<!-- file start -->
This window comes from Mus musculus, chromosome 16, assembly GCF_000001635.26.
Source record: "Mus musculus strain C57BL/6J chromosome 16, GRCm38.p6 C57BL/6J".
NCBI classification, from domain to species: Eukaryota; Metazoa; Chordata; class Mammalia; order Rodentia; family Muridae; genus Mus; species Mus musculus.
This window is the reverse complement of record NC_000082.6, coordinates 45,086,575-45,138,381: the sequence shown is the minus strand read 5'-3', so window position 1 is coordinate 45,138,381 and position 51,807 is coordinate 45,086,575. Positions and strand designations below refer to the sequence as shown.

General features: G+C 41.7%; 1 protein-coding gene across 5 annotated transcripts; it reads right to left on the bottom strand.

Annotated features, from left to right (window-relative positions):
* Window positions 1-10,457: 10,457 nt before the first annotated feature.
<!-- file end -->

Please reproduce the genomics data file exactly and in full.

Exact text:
This window comes from Mus musculus, chromosome 16, assembly GCF_000001635.26.
Source record: "Mus musculus strain C57BL/6J chromosome 16, GRCm38.p6 C57BL/6J".
NCBI classification, from domain to species: Eukaryota; Metazoa; Chordata; class Mammalia; order Rodentia; family Muridae; genus Mus; species Mus musculus.
This window is the reverse complement of record NC_000082.6, coordinates 45,086,575-45,138,381: the sequence shown is the minus strand read 5'-3', so window position 1 is coordinate 45,138,381 and position 51,807 is coordinate 45,086,575. Positions and strand designations below refer to the sequence as shown.

General features: G+C 41.7%; 1 protein-coding gene across 5 annotated transcripts; it reads right to left on the bottom strand.

Annotated features, from left to right (window-relative positions):
* Window positions 1-10,457: 10,457 nt before the first annotated feature.